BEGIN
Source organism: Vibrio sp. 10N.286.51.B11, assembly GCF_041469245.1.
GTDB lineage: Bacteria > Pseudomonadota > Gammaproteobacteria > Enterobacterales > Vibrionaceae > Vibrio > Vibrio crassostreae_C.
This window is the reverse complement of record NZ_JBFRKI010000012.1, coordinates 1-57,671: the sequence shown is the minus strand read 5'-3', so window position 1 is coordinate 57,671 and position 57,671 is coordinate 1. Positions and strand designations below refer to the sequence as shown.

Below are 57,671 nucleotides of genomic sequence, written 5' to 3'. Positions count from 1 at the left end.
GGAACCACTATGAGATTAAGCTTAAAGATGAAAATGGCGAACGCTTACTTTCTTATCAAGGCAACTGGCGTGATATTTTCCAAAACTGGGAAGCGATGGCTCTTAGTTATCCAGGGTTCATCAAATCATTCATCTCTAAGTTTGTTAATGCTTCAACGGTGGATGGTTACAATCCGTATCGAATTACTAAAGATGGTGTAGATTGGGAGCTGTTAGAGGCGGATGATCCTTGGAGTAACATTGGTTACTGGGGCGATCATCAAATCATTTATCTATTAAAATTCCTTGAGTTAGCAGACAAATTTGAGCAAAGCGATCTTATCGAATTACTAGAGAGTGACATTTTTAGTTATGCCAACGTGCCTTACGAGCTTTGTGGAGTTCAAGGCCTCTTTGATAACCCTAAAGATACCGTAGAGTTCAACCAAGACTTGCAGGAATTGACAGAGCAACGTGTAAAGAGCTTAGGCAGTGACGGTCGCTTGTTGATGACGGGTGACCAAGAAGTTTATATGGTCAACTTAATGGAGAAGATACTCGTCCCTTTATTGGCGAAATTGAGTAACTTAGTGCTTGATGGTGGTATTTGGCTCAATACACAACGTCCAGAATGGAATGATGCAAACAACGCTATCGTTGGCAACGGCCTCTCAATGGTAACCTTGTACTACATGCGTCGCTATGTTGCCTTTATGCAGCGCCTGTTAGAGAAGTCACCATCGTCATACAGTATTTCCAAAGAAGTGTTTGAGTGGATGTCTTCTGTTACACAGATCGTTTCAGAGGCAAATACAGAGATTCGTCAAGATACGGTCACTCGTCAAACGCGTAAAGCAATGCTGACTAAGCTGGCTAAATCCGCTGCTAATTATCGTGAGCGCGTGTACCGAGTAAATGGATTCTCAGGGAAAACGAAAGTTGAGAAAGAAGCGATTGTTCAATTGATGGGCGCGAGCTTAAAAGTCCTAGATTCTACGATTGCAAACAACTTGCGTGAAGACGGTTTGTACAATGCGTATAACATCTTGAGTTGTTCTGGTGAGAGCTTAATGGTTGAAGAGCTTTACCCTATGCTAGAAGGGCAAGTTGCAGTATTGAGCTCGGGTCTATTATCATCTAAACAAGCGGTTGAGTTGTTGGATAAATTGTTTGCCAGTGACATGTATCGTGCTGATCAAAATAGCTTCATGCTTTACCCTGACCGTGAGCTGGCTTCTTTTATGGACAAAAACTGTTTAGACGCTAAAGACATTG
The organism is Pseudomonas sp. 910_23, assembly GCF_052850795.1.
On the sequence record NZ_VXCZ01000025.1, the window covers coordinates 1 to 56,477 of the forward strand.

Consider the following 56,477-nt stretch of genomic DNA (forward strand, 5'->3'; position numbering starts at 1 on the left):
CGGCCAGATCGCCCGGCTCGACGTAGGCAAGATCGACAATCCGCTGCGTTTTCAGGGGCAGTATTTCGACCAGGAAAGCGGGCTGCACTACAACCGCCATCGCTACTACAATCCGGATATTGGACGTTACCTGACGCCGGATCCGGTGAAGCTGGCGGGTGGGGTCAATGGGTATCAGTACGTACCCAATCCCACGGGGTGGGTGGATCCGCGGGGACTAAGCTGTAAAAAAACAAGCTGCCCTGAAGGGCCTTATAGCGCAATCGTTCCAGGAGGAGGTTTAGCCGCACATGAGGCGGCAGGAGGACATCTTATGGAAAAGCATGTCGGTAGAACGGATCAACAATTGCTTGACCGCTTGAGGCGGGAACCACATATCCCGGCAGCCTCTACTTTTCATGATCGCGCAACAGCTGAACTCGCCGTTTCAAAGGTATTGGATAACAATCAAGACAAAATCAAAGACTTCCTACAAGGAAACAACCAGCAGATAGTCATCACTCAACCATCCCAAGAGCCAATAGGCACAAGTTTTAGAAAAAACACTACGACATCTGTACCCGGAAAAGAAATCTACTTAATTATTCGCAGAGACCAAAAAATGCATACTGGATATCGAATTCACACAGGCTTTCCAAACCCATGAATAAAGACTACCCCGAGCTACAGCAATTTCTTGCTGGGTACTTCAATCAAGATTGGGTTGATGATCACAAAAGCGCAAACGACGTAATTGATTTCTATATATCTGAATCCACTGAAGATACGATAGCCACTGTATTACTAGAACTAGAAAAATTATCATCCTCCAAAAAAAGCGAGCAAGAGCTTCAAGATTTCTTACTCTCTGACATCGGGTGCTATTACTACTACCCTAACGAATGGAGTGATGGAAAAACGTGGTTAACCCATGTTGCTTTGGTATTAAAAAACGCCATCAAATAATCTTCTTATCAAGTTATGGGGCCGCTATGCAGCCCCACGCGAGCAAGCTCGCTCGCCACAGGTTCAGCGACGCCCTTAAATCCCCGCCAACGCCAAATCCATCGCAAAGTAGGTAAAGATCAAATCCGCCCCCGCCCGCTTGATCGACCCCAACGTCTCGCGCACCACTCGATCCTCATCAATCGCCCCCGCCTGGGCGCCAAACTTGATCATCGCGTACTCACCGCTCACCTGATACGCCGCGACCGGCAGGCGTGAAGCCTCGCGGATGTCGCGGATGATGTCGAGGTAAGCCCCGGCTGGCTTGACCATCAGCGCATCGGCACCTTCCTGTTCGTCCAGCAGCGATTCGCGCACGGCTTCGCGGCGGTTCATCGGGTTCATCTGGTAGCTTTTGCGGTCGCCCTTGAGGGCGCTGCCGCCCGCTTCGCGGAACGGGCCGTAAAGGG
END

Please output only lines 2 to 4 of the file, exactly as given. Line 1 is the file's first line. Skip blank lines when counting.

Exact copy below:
GTDB lineage: Bacteria > Pseudomonadota > Gammaproteobacteria > Enterobacterales > Vibrionaceae > Vibrio > Vibrio crassostreae_C.
This window is the reverse complement of record NZ_JBFRKI010000012.1, coordinates 1-57,671: the sequence shown is the minus strand read 5'-3', so window position 1 is coordinate 57,671 and position 57,671 is coordinate 1. Positions and strand designations below refer to the sequence as shown.

Below are 57,671 nucleotides of genomic sequence, written 5' to 3'. Positions count from 1 at the left end.